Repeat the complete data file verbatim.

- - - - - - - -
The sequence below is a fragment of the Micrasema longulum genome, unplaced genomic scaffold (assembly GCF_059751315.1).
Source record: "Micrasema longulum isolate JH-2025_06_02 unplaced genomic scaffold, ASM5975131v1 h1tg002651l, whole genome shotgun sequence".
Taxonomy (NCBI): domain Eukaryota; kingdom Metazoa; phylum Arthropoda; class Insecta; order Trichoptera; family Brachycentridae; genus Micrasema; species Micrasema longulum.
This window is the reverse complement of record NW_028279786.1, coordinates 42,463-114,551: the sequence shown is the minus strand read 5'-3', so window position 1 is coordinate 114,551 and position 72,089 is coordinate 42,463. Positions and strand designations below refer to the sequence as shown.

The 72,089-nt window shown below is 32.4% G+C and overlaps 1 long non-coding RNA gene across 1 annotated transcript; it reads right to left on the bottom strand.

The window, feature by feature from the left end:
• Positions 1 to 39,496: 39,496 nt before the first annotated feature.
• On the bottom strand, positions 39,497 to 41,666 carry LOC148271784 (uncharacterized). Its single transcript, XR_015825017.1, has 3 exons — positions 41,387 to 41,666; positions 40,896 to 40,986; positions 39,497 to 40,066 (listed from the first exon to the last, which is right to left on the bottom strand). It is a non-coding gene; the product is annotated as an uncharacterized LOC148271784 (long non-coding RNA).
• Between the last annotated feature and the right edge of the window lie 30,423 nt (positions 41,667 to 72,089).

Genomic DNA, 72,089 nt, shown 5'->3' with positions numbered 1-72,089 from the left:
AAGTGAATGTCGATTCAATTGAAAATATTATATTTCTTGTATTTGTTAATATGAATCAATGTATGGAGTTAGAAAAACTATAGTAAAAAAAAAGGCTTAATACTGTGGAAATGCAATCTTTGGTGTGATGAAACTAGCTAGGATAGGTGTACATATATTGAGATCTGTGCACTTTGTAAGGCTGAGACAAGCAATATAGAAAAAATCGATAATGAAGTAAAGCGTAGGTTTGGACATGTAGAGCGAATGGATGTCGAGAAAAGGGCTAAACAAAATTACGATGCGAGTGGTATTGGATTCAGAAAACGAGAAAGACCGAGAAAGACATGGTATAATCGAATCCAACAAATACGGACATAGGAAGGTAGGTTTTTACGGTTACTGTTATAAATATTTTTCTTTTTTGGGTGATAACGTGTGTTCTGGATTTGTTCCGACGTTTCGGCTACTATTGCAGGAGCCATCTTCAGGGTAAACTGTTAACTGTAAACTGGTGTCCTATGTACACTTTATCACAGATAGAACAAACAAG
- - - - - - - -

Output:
The sequence below is a fragment of the Micrasema longulum genome, unplaced genomic scaffold (assembly GCF_059751315.1).
Source record: "Micrasema longulum isolate JH-2025_06_02 unplaced genomic scaffold, ASM5975131v1 h1tg002651l, whole genome shotgun sequence".
Taxonomy (NCBI): domain Eukaryota; kingdom Metazoa; phylum Arthropoda; class Insecta; order Trichoptera; family Brachycentridae; genus Micrasema; species Micrasema longulum.
This window is the reverse complement of record NW_028279786.1, coordinates 42,463-114,551: the sequence shown is the minus strand read 5'-3', so window position 1 is coordinate 114,551 and position 72,089 is coordinate 42,463. Positions and strand designations below refer to the sequence as shown.

The 72,089-nt window shown below is 32.4% G+C and overlaps 1 long non-coding RNA gene across 1 annotated transcript; it reads right to left on the bottom strand.

The window, feature by feature from the left end:
• Positions 1 to 39,496: 39,496 nt before the first annotated feature.
• On the bottom strand, positions 39,497 to 41,666 carry LOC148271784 (uncharacterized). Its single transcript, XR_015825017.1, has 3 exons — positions 41,387 to 41,666; positions 40,896 to 40,986; positions 39,497 to 40,066 (listed from the first exon to the last, which is right to left on the bottom strand). It is a non-coding gene; the product is annotated as an uncharacterized LOC148271784 (long non-coding RNA).
• Between the last annotated feature and the right edge of the window lie 30,423 nt (positions 41,667 to 72,089).

Genomic DNA, 72,089 nt, shown 5'->3' with positions numbered 1-72,089 from the left:
AAGTGAATGTCGATTCAATTGAAAATATTATATTTCTTGTATTTGTTAATATGAATCAATGTATGGAGTTAGAAAAACTATAGTAAAAAAAAAGGCTTAATACTGTGGAAATGCAATCTTTGGTGTGATGAAACTAGCTAGGATAGGTGTACATATATTGAGATCTGTGCACTTTGTAAGGCTGAGACAAGCAATATAGAAAAAATCGATAATGAAGTAAAGCGTAGGTTTGGACATGTAGAGCGAATGGATGTCGAGAAAAGGGCTAAACAAAATTACGATGCGAGTGGTATTGGATTCAGAAAACGAGAAAGACCGAGAAAGACATGGTATAATCGAATCCAACAAATACGGACATAGGAAGGTAGGTTTTTACGGTTACTGTTATAAATATTTTTCTTTTTTGGGTGATAACGTGTGTTCTGGATTTGTTCCGACGTTTCGGCTACTATTGCAGGAGCCATCTTCAGGGTAAACTGTTAACTGTAAACTGGTGTCCTATGTACACTTTATCACAGATAGAACAAACAAG